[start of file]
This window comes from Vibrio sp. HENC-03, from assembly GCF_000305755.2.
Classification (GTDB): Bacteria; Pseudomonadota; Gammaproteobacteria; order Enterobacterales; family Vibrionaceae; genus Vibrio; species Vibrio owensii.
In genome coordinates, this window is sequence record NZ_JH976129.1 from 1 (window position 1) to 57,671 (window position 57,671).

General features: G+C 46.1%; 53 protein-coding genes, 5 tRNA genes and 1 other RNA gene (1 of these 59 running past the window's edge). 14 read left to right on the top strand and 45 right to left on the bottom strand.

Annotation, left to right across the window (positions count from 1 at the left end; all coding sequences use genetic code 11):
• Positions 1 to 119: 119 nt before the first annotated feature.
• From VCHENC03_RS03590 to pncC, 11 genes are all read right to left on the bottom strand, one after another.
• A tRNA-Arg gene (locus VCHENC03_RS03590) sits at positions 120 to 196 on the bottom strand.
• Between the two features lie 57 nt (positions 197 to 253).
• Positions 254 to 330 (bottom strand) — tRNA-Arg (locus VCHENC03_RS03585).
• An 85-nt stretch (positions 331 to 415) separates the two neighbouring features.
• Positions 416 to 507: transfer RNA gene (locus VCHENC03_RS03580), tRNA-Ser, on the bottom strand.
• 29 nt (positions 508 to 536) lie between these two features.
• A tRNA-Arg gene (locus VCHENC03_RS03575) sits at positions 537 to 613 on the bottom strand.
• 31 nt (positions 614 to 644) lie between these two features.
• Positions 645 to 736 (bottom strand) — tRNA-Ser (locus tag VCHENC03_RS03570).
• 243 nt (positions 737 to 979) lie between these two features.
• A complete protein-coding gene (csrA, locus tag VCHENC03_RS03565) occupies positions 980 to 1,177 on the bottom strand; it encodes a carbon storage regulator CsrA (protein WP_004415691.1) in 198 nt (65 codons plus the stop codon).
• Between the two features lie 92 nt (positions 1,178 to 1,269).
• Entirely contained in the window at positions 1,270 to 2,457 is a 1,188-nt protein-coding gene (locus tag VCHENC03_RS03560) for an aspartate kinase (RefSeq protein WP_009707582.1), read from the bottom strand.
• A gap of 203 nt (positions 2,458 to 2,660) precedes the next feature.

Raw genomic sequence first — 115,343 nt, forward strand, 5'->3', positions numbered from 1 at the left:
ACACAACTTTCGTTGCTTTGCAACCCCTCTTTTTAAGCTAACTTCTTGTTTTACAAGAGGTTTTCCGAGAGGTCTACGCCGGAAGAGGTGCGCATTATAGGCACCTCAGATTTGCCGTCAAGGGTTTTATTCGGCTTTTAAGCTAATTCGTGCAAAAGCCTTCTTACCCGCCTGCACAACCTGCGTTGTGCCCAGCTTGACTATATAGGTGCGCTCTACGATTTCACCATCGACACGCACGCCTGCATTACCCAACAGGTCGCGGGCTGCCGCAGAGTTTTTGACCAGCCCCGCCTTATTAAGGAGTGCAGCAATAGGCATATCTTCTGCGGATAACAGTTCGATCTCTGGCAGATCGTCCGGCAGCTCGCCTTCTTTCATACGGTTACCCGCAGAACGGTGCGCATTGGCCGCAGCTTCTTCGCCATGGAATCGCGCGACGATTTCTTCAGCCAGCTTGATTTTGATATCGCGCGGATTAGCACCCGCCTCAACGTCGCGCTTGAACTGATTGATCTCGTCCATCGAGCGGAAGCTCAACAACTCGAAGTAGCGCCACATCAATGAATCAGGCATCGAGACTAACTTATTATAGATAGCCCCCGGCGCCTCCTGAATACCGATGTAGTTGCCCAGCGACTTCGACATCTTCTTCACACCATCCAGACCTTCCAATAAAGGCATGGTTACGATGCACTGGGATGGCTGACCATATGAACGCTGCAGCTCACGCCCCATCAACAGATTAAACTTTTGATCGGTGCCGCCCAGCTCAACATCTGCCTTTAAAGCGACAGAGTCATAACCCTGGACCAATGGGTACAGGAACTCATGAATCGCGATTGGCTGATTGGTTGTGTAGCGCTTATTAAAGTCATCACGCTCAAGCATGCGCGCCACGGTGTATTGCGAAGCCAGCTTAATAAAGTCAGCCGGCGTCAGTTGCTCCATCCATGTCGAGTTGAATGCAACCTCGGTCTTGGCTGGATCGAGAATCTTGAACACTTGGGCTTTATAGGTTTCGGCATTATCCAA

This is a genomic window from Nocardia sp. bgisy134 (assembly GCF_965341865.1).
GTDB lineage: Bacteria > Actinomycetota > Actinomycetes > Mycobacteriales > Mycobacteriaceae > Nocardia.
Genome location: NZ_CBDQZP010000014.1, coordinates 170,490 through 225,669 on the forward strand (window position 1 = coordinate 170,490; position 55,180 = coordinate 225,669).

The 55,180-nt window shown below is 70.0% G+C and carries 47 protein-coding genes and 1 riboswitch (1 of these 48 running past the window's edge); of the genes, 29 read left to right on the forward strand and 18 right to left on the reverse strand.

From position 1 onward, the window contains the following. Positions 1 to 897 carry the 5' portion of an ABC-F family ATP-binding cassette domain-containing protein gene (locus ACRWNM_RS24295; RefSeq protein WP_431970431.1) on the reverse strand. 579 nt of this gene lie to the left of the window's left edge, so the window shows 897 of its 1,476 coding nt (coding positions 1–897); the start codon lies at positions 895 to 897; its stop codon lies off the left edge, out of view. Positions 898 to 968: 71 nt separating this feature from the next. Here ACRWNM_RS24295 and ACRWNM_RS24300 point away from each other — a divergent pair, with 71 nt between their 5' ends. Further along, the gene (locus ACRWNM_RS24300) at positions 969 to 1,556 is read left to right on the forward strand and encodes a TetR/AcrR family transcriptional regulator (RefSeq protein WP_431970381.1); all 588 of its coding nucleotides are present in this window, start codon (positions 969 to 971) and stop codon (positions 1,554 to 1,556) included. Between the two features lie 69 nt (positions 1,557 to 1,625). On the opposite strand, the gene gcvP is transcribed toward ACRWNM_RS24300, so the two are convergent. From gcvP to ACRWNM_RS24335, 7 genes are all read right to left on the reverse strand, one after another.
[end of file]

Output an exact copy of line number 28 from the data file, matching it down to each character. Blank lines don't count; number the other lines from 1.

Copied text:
From position 1 onward, the window contains the following. Positions 1 to 897 carry the 5' portion of an ABC-F family ATP-binding cassette domain-containing protein gene (locus ACRWNM_RS24295; RefSeq protein WP_431970431.1) on the reverse strand. 579 nt of this gene lie to the left of the window's left edge, so the window shows 897 of its 1,476 coding nt (coding positions 1–897); the start codon lies at positions 895 to 897; its stop codon lies off the left edge, out of view. Positions 898 to 968: 71 nt separating this feature from the next. Here ACRWNM_RS24295 and ACRWNM_RS24300 point away from each other — a divergent pair, with 71 nt between their 5' ends. Further along, the gene (locus ACRWNM_RS24300) at positions 969 to 1,556 is read left to right on the forward strand and encodes a TetR/AcrR family transcriptional regulator (RefSeq protein WP_431970381.1); all 588 of its coding nucleotides are present in this window, start codon (positions 969 to 971) and stop codon (positions 1,554 to 1,556) included. Between the two features lie 69 nt (positions 1,557 to 1,625). On the opposite strand, the gene gcvP is transcribed toward ACRWNM_RS24300, so the two are convergent. From gcvP to ACRWNM_RS24335, 7 genes are all read right to left on the reverse strand, one after another.